Older, sicker patients often uncomfortable speaking up about problems during hospital stays, survey finds

Although patients are encouraged to engage with providers by sharing their safety concerns, of nearly 50 percent of patients who reported a problem during hospitalization, 30 percent did not always feel comfortable speaking up, a study published in BMJ Quality & Safety found. 

The cross-sectional study involved eight hospitals in Maryland and Washington, D.C. The researchers used postdischarge patient survey data to understand how comfortable patients felt in sharing concerns related to their care.

Of about 10,000 patients who provided valid responses, 4,958 (48.6 percent) said they had a problem during hospitalization. Of these patients, 1,514 (30.5 percent) said they did not always feel comfortable speaking up.

Predictors of having a problem during a hospital stay included age, health status and education level. The study found patients who were older, those who reported worse overall health, those who reported worse mental health, those who were admitted through the emergency department and those who did not speak English at home were less likely to always feel comfortable speaking up.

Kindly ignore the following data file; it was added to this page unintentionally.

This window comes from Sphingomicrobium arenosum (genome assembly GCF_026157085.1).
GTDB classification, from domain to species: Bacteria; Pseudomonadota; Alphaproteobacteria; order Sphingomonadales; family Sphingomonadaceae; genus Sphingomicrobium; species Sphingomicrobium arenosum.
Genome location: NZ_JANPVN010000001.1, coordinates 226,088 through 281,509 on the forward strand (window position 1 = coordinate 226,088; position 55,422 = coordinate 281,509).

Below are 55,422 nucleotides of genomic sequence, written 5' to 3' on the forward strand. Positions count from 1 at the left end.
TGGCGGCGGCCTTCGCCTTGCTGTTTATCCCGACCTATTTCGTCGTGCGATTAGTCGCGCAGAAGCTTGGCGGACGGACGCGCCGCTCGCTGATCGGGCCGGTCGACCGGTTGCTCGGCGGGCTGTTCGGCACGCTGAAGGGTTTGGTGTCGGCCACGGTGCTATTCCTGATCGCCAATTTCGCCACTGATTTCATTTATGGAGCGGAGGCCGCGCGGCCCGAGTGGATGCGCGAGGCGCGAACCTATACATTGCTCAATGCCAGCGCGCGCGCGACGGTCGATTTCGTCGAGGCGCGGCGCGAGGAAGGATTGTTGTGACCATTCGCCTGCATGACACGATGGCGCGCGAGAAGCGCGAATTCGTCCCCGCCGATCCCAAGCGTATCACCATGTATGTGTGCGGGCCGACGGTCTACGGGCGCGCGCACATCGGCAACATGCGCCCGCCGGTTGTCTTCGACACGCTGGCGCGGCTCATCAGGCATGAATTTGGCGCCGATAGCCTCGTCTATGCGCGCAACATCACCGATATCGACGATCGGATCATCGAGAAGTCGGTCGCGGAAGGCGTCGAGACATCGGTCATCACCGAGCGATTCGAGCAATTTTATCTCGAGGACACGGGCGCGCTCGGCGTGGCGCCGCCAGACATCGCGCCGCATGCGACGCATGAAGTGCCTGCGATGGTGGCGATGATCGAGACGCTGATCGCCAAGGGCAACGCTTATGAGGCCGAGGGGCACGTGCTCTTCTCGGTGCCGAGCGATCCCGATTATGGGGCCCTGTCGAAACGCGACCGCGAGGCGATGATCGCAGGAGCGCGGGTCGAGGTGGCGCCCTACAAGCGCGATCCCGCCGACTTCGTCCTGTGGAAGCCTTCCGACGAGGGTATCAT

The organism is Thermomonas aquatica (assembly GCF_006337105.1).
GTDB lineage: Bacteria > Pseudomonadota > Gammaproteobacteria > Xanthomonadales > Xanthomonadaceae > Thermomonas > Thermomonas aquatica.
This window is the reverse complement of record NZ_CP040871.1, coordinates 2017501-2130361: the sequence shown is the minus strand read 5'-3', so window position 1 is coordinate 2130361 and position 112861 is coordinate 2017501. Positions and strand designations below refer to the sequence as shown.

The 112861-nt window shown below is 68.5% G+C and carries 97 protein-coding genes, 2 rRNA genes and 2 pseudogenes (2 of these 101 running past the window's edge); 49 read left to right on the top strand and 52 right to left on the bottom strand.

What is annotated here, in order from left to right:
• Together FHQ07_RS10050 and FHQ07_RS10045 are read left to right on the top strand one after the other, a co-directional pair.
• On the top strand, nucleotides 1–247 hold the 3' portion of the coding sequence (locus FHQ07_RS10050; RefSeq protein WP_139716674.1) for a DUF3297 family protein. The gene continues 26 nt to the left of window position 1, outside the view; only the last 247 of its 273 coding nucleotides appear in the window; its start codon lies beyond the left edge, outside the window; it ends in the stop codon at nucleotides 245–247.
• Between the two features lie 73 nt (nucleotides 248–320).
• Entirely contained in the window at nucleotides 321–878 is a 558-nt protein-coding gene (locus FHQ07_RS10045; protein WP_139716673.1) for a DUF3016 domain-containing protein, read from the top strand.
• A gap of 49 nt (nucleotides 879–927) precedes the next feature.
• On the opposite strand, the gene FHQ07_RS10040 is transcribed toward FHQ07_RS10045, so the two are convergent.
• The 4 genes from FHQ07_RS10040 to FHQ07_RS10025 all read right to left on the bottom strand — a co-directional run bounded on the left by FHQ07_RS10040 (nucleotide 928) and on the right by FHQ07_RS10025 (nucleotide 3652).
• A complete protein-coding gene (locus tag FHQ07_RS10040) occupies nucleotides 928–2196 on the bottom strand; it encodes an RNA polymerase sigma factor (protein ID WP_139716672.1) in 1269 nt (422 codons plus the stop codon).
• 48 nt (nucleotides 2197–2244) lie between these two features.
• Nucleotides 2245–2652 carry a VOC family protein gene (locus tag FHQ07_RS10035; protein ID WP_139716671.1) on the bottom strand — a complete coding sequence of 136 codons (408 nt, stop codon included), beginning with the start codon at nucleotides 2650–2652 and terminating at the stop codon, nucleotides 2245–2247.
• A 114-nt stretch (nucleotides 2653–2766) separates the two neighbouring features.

Patients who were not always comfortable speaking up also gave lower ratings on nurse communication, physician communication and overall hospital ratings. These patients were significantly less likely to recommend the hospital than patients who always felt comfortable speaking up.

"Patients frequently experience problems in care during hospitalization, and many do not feel comfortable speaking up," the study authors wrote. "Creating conditions for patients to be comfortable speaking up may result in service recovery opportunities and improved patient experience."

These efforts should consider the how health literacy and mental health affect patient engagement with patient safety initiatives, the researchers said.

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